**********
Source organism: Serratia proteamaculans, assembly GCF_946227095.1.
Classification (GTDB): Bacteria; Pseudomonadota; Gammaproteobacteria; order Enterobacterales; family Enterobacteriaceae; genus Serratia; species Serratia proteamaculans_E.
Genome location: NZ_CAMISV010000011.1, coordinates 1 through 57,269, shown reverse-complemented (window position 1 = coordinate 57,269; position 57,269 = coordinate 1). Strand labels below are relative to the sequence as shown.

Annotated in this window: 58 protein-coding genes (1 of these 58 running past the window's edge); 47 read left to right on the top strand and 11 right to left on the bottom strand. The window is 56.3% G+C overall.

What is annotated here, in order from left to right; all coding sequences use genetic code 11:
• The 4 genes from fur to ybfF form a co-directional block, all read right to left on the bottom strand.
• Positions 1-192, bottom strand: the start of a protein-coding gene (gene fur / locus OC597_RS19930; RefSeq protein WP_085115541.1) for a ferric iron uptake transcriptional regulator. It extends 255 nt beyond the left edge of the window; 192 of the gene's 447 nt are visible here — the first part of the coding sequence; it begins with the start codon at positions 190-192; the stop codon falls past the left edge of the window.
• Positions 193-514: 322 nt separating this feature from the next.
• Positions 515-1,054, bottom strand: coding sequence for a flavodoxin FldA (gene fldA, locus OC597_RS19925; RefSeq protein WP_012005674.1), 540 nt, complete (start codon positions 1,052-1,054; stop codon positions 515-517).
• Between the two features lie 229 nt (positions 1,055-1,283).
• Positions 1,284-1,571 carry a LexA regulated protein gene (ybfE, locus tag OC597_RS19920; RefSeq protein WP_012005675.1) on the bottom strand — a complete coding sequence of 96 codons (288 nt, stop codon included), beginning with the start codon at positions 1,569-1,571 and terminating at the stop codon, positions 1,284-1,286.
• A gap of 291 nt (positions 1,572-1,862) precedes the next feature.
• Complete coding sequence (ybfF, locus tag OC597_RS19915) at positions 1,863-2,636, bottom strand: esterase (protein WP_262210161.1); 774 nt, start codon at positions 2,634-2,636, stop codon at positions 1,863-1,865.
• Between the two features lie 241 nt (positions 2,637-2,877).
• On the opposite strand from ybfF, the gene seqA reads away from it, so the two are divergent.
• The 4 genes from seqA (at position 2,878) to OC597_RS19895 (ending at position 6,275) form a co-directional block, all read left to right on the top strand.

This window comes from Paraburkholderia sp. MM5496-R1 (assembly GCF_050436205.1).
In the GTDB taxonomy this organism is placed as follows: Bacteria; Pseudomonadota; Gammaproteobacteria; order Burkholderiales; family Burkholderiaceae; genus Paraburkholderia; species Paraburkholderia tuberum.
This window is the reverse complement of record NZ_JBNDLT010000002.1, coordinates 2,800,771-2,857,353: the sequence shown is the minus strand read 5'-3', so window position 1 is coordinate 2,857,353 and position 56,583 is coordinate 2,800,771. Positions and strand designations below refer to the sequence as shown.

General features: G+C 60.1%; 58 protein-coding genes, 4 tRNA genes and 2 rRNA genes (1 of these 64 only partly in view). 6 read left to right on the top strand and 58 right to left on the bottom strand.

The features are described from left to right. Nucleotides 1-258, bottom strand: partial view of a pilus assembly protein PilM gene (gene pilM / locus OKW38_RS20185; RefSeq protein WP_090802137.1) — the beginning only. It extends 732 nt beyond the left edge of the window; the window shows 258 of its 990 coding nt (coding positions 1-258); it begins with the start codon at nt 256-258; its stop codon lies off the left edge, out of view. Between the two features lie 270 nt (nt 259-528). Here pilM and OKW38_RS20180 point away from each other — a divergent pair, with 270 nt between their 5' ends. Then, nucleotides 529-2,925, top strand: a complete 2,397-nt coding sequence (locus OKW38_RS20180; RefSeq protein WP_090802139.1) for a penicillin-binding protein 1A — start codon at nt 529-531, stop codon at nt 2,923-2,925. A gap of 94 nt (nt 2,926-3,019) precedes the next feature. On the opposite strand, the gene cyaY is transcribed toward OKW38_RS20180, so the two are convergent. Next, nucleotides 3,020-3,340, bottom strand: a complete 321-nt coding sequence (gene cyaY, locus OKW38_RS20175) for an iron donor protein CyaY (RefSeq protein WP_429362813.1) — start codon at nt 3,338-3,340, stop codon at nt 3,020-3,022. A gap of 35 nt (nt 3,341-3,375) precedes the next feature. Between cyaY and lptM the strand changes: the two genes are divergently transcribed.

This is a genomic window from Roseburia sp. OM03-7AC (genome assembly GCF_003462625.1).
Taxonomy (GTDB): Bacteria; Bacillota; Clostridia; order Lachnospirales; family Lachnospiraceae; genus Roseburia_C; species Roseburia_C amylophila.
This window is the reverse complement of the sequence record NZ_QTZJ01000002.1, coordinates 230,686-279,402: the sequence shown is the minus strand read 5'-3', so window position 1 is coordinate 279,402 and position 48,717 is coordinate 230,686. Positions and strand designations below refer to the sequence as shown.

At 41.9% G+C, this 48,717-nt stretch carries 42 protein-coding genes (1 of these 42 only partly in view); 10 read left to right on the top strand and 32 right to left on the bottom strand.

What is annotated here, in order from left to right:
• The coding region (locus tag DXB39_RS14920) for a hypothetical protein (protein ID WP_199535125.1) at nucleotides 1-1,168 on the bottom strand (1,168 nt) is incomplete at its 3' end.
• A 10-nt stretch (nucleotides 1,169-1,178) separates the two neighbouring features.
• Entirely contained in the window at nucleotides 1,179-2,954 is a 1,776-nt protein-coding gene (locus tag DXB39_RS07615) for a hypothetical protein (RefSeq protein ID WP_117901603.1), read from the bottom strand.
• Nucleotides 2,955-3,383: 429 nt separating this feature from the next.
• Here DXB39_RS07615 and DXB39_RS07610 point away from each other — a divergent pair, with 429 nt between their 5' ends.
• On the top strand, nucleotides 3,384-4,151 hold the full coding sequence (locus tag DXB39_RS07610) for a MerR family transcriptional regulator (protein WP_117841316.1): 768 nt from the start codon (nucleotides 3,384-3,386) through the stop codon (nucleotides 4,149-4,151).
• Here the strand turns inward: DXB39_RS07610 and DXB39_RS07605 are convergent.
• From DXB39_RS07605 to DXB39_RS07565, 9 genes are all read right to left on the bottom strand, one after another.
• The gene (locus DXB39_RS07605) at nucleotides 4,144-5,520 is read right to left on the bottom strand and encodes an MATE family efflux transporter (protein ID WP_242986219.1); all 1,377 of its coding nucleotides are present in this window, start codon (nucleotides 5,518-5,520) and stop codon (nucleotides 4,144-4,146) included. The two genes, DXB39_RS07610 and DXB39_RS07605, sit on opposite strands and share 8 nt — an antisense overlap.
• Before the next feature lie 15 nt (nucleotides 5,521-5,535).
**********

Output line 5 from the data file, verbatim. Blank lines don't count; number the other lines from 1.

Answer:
What is annotated here, in order from left to right; all coding sequences use genetic code 11: